You know how you put things off, and then when you finally make yourself do it you discover it's actually great fun, and you wonder why you ever waited? I had a week like that with WebGL and the FFT.
Web pages that can do OpenGL. Think about that for a minute.
Then consider that WebGL isn't some wonderful future standard, it's already in most major browsers. (IE people have to wait until 11.) If you have Chrome or Mozilla and a 3D Card, you already have it. Really. Mobile devices also support it (that's really important.) depending on their hardware. (Most new phones have a 3D chip, if only for fast 2D compositing.)
Texture Shaders, in particular, are special programs that are downloaded to the GPU and run per-pixel, in parallel, on perhaps hundreds of 'texture units'. They can perform massive parallel computations that are fast on a lot of useful algorithms besides drawing animation, like Fourier transforms.
The first texture shader I wrote in WebGL computed mandelbrot sets. In a 1024x1024 canvas element, I was generating 1024 iteration mandelbrots at real-time framerates over 10fps. At say 8 math operations per iteration, that calculation consumed 80GFlops, easily. And I wasn't pushing it.
80GFLOPS. Eighty Billion Floating-point operations per second. The original Cray Supercomputers weren't that fast.
And another thing... I've written OpenGL code before, and WebGL is just better. First, there's no mucking around with video capabilities or window handles or bit planes. You put a canvas element on a HTML page. Then you ask for it's OpenGL context. The browser does all the rest. Compared to how it used to be done, getting a GL context is sheer ease.
Then it all gets confusing again when you can't find how to render simple triangles, until you realize the big normalization they did in the OpenGL 'ES' specs is to take away all the 'simplified' methods, and leave only the 'useful' methods, whenever there was a duplication of functionality. You can't draw single triangles anymore. Only triangle strips. (of which the simplest strip is a single triangle, so you can still get the same outcome, just with the 'more useful' method)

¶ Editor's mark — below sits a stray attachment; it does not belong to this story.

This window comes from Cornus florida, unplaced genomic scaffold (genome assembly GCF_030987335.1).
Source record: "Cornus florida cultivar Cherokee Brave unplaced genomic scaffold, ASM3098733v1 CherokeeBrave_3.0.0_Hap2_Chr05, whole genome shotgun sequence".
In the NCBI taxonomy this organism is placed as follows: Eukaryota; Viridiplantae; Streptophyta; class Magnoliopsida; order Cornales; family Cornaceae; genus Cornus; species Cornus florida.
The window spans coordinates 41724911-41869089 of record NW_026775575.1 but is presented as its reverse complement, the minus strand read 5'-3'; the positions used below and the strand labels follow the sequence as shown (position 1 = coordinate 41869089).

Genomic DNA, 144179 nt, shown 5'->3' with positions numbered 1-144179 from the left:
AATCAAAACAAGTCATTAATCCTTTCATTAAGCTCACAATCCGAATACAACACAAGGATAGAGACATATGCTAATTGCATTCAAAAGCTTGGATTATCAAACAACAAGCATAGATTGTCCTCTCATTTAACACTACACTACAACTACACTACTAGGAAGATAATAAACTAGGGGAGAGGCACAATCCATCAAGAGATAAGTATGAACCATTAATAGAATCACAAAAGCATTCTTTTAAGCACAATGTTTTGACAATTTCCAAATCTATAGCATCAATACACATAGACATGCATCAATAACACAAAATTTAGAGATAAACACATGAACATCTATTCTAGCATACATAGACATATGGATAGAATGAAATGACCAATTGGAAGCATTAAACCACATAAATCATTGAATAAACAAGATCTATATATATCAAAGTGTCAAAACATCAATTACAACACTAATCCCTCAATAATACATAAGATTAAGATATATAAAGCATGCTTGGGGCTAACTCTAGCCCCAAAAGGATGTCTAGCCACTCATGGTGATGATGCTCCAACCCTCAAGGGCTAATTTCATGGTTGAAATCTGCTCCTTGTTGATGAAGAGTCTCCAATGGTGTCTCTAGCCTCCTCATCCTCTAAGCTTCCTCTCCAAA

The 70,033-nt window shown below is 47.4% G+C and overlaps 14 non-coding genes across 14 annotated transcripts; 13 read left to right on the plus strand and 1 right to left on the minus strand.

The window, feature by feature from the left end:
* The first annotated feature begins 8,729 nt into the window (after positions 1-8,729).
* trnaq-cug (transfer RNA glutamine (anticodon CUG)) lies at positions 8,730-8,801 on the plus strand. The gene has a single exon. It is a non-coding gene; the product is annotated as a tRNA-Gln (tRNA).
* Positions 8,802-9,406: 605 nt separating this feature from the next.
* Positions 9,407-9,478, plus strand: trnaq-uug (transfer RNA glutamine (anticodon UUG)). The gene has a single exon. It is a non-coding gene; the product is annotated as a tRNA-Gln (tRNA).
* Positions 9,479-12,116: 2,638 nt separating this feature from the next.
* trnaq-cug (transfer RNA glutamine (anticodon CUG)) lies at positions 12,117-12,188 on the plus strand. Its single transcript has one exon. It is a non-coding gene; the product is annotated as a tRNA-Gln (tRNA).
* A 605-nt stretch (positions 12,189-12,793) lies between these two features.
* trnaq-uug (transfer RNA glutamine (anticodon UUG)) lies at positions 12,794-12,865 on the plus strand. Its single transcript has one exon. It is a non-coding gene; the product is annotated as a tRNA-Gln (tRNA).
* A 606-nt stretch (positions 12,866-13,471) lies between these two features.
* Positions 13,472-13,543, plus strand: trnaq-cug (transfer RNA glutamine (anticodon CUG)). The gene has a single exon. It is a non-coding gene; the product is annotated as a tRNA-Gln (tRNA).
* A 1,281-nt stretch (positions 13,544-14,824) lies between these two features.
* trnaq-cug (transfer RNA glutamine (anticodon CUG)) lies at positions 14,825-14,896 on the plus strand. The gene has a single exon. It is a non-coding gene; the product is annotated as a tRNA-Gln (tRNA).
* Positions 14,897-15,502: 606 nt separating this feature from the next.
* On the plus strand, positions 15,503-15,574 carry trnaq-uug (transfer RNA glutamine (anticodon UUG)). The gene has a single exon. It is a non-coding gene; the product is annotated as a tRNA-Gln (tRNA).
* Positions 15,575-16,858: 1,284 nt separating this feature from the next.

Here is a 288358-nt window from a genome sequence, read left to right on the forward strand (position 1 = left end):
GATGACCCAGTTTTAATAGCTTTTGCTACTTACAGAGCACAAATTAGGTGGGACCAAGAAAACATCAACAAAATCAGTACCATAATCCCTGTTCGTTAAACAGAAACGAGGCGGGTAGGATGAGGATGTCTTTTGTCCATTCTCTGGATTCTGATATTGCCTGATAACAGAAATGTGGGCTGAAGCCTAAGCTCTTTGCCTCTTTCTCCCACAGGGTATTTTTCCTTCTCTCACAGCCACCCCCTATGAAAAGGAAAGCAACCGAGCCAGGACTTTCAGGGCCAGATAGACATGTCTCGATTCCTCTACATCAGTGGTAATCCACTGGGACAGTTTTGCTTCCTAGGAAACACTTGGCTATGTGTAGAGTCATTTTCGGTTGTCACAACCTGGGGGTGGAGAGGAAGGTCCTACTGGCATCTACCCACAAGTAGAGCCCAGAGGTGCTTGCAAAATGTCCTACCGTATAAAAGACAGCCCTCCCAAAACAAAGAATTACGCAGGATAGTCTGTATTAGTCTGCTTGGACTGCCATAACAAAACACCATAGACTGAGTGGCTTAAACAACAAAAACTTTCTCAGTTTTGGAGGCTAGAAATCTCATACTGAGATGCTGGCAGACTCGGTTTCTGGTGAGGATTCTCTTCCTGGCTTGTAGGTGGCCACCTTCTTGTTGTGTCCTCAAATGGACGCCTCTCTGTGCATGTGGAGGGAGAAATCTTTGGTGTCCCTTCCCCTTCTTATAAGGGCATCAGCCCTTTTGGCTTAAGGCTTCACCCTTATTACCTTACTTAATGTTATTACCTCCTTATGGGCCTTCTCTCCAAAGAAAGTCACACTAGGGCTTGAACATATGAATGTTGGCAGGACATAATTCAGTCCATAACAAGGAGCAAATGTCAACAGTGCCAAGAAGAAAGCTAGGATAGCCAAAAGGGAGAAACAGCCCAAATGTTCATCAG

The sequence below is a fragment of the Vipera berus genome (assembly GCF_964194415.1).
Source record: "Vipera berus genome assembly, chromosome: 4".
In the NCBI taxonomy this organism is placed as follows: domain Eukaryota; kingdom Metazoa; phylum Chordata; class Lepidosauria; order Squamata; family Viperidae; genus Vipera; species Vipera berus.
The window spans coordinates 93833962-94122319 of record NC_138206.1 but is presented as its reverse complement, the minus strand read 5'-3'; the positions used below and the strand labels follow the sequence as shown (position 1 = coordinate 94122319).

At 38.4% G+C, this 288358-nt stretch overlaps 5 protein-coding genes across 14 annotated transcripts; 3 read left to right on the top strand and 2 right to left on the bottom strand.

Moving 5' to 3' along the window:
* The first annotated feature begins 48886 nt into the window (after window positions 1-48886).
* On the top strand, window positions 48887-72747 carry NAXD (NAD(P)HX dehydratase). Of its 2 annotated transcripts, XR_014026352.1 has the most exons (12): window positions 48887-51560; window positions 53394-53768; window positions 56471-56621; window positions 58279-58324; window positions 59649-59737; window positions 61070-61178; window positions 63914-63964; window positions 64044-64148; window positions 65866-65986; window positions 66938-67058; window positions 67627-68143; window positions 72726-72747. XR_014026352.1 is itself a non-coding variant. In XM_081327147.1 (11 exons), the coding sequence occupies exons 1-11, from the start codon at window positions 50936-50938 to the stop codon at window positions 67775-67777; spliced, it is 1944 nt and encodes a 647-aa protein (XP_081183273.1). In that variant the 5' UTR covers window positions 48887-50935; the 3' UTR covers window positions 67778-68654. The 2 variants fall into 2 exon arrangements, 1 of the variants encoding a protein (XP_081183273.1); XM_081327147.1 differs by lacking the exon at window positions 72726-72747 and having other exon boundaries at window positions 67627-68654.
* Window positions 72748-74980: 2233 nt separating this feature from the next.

Odd enough, this is also a joy to use, once you get your head around it. It makes writing the equivalent of 'hello world' a little harder, but once you've coded minimal vertex and fragment shaders just to get a single quad on the screen, you're already most of the way towards your end goal. Since you're always using the 'hard shader language' and not 'easy shader language', you don't have to stop and re-code once your program exceeds the capabilities of the simple primitives.
All shaders - simple and complex - fit the same basic pattern and become more interchangeable, while shortening the full spec. In the normally expanding world of standards, (to the point they can't be implemented in a single human lifetime anymore) this is an amazing and refreshing achievement.
It does, however, come at the cost of a bigger initial learning curve. GPUs compute in a different way. (That's kind of the point) And it's not necessarily obvious why they function the way they do... GPU card are more a collection of "hacks that worked" than any coherent plan to create a platform. I know a lot about the history of how they evolved to this point, and I've done a lot of parallel programming on SIMD machines too, so most of the shader concepts are already familiar to me.
WebGL is getting a 'Dark Arts' reputation because of this, and not without good reason. We leave the comforting worlds of Paragraps and CSS for matrix math and rendering pipelines.
What I'm discovering is this; it's a Dark Art that's well worth learning. You can perform some very powerful juju.
Assuming your browser can take it, look at some of these: http://glsl.heroku.com/